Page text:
|US20030034447 *||30 Sep 2002||20 Feb 2003||Lockheed Martin Corporation||Low maintenance line scan camera|
|US20030042304 *||6 Jun 2002||6 Mar 2003||Knowles C. Harry||Automatic vehicle identification and classification (AVIC) system employing a tunnel-arrangement of PLIIM-based subsystems|
|US20030080190 *||23 May 2002||1 May 2003||Tsikos Constantine J.||Method of and system for automatically producing digital images of a moving object, with pixels having a substantially uniform white level independent of the velocity of said moving object|
|US20030089778 *||23 May 2002||15 May 2003||Tsikos Constantine J.|
|US20030098352 *||27 Jun 2002||29 May 2003||Metrologic Instruments, Inc.||Handheld imaging device employing planar light illumination and linear imaging with image-based velocity detection and aspect ratio compensation|
|US20030102379 *||28 Jun 2002||5 Jun 2003||Metrologic Instruments Inc.||LED-based planar light illumination and imaging (PLIIM) engine|
|US20030156303 *||27 Jun 2002||21 Ago 2003||Metrologic Instruments, Inc.||Planar light illumination and linear imaging (PLILIM) device with image-based velocity detection and aspect ratio compensation|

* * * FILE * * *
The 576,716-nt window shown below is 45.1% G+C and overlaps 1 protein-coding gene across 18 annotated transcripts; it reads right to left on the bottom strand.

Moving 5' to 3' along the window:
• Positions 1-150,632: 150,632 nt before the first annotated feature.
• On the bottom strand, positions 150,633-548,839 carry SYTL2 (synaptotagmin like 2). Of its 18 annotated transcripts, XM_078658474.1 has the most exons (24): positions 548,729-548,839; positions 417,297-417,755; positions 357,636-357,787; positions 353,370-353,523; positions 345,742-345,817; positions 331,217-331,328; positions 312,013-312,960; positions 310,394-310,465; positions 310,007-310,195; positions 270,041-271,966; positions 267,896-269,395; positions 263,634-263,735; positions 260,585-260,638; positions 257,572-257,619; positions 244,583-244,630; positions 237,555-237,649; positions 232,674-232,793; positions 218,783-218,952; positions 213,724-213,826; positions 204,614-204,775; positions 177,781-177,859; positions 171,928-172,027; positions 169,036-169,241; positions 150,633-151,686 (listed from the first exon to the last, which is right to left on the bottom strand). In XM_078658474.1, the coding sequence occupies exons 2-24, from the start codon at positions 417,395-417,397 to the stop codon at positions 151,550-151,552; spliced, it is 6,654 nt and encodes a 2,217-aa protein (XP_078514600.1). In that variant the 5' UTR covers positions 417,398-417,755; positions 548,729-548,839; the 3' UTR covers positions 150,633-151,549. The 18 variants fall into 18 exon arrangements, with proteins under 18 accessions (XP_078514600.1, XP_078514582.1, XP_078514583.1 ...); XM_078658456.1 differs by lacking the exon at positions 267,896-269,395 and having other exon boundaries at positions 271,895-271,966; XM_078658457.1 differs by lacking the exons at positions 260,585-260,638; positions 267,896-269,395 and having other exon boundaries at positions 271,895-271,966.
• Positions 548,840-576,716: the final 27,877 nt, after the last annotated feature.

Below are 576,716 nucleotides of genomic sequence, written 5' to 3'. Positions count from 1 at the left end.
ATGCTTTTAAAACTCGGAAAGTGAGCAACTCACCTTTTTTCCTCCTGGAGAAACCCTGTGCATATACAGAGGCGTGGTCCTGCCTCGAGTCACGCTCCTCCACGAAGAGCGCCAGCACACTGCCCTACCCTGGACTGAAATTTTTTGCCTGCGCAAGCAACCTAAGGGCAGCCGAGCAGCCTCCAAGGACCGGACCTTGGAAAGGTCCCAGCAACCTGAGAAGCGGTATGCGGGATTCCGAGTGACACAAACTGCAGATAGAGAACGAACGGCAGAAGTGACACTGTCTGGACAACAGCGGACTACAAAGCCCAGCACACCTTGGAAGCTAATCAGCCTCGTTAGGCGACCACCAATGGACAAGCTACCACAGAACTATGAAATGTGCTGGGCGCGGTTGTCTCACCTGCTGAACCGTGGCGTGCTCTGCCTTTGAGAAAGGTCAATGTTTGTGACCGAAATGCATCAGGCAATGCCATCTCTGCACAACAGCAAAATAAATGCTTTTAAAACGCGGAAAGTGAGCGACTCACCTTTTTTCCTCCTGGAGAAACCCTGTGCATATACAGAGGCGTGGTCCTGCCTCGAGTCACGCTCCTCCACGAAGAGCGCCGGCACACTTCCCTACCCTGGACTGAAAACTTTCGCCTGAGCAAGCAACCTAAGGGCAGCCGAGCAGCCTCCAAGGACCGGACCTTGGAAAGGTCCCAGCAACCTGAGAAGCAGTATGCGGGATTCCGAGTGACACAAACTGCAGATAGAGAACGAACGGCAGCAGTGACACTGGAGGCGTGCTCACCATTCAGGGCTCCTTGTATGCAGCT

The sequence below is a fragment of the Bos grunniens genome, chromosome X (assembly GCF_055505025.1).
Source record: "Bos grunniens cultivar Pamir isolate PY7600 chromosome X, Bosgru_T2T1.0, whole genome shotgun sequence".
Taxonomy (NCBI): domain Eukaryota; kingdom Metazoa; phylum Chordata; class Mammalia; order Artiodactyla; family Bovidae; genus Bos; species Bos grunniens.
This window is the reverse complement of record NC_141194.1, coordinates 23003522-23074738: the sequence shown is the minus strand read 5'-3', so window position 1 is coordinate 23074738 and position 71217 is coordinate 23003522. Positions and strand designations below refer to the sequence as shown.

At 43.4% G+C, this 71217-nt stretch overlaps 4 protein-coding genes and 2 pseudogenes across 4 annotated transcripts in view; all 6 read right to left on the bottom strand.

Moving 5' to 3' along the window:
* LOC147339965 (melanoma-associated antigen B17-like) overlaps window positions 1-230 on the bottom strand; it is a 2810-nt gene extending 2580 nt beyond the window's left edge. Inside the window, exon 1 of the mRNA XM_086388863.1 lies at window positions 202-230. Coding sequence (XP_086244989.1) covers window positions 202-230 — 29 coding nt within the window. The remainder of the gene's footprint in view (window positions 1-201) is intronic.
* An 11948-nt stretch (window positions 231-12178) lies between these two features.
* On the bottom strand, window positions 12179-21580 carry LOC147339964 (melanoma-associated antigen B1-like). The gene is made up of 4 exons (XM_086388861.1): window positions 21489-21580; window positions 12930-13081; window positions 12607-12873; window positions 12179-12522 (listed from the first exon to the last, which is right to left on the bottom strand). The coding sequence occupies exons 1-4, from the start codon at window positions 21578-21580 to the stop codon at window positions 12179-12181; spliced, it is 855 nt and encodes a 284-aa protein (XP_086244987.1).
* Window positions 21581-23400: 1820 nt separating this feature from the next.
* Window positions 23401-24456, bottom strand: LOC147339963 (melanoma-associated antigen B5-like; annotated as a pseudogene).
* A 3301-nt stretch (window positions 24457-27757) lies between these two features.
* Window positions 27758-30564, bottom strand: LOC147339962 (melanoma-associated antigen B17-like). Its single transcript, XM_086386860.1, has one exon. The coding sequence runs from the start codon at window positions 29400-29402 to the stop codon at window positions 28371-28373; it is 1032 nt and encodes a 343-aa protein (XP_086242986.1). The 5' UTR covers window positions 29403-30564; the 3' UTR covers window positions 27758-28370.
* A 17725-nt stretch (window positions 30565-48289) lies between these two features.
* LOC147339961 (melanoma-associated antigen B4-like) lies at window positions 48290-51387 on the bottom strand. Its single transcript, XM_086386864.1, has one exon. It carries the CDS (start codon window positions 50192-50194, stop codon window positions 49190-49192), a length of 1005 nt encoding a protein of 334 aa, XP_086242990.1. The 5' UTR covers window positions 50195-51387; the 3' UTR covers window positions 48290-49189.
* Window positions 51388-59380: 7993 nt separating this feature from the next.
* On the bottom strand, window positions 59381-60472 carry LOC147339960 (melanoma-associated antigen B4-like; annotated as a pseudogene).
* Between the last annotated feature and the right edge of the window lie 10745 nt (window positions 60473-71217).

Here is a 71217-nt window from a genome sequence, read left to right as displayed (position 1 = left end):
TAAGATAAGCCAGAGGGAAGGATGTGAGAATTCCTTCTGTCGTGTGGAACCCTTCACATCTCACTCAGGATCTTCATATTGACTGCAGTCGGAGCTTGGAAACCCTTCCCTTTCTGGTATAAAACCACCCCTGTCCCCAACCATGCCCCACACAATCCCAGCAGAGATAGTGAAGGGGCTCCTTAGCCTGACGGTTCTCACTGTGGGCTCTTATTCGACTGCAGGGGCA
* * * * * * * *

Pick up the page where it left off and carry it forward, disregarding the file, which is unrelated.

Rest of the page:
|US20050056699 *||10 Feb 2004||17 Mar 2005||Timothy Meier||Adaptive optical image reader|
|US20050194445 *||3 May 2005||8 Sep 2005||Fujitsu Limited||Method and apparatus for recognizing code|
|US20060097054 *||5 Nov 2004||11 May 2006||Biss Charles E||Device and system for verifying quality of bar codes|
|US20060180671 *||18 Nov 2005||17 Ago 2006||Gyu-Young Yu||Apparatus for stamp-type barcode reader|
|US20060268274 *||4 Ago 2006||30 Nov 2006||Milind Rajadhyaksha||System and method for enhancing confocal reflectance images of tissue specimens|
|US20070278310 *||21 May 2007||6 Dic 2007||Biss Charles E||Device and system for processing image data representing bar codes|
|US20080019615 *||16 Ene 2007||24 Ene 2008||Schnee Michael D||Digital image acquisition system capable of compensating for changes in relative object velocity|
|US20100084471 *||8 Abr 2010||Hand Held Products, Inc.||Device and system for processing image data representing bar codes|
|CN100442304C||9 Feb 2005||10 Dic 2008||手持产品公司||Adaptive optical image reader|
|EP1615420A1 *||15 Abr 2003||11 Ene 2006||Fujitsu Limited||Code recognizing method and device|
|WO2005078634A2 *||9 Feb 2005||25 Ago 2005||Hand Held Prod Inc||Adaptive optical image reader|
|Clasificación de EE.UU.||250/237.00R, 250/208.1, 250/239, 250/559.08, 235/462.41|
|Clasificación internacional||G06K7/10, G06K7/00|
|29 Mar 2000||FPAY||Fee payment|
Year of fee payment: 4
|22 Abr 2004||FPAY||Fee payment|
Year of fee payment: 8
|11 Abr 2008||FPAY||Fee payment|
Year of fee payment: 12